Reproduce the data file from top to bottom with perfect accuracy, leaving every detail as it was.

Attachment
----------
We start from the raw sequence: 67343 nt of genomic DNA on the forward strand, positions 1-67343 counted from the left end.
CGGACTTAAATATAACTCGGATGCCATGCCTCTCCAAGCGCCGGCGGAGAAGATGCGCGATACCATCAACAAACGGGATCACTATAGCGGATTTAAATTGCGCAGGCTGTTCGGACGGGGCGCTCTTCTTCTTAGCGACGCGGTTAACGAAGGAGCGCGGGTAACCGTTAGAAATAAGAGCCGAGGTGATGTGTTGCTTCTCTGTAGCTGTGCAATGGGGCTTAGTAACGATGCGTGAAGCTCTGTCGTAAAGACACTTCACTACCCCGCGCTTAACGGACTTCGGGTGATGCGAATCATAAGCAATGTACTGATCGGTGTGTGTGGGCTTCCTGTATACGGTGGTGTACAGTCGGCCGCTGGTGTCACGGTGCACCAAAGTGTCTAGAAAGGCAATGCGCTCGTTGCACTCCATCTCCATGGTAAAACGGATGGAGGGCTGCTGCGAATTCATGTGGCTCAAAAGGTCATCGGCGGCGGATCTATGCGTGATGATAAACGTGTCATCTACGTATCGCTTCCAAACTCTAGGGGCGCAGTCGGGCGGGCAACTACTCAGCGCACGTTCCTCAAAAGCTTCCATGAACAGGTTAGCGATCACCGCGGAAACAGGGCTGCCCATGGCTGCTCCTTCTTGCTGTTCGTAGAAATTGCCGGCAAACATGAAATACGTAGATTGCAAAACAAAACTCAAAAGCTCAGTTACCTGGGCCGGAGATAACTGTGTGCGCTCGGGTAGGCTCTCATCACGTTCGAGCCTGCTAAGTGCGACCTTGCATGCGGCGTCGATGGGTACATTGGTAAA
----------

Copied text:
We start from the raw sequence: 67343 nt of genomic DNA on the forward strand, positions 1-67343 counted from the left end.
CGGACTTAAATATAACTCGGATGCCATGCCTCTCCAAGCGCCGGCGGAGAAGATGCGCGATACCATCAACAAACGGGATCACTATAGCGGATTTAAATTGCGCAGGCTGTTCGGACGGGGCGCTCTTCTTCTTAGCGACGCGGTTAACGAAGGAGCGCGGGTAACCGTTAGAAATAAGAGCCGAGGTGATGTGTTGCTTCTCTGTAGCTGTGCAATGGGGCTTAGTAACGATGCGTGAAGCTCTGTCGTAAAGACACTTCACTACCCCGCGCTTAACGGACTTCGGGTGATGCGAATCATAAGCAATGTACTGATCGGTGTGTGTGGGCTTCCTGTATACGGTGGTGTACAGTCGGCCGCTGGTGTCACGGTGCACCAAAGTGTCTAGAAAGGCAATGCGCTCGTTGCACTCCATCTCCATGGTAAAACGGATGGAGGGCTGCTGCGAATTCATGTGGCTCAAAAGGTCATCGGCGGCGGATCTATGCGTGATGATAAACGTGTCATCTACGTATCGCTTCCAAACTCTAGGGGCGCAGTCGGGCGGGCAACTACTCAGCGCACGTTCCTCAAAAGCTTCCATGAACAGGTTAGCGATCACCGCGGAAACAGGGCTGCCCATGGCTGCTCCTTCTTGCTGTTCGTAGAAATTGCCGGCAAACATGAAATACGTAGATTGCAAAACAAAACTCAAAAGCTCAGTTACCTGGGCCGGAGATAACTGTGTGCGCTCGGGTAGGCTCTCATCACGTTCGAGCCTGCTAAGTGCGACCTTGCATGCGGCGTCGATGGGTACATTGGTAAA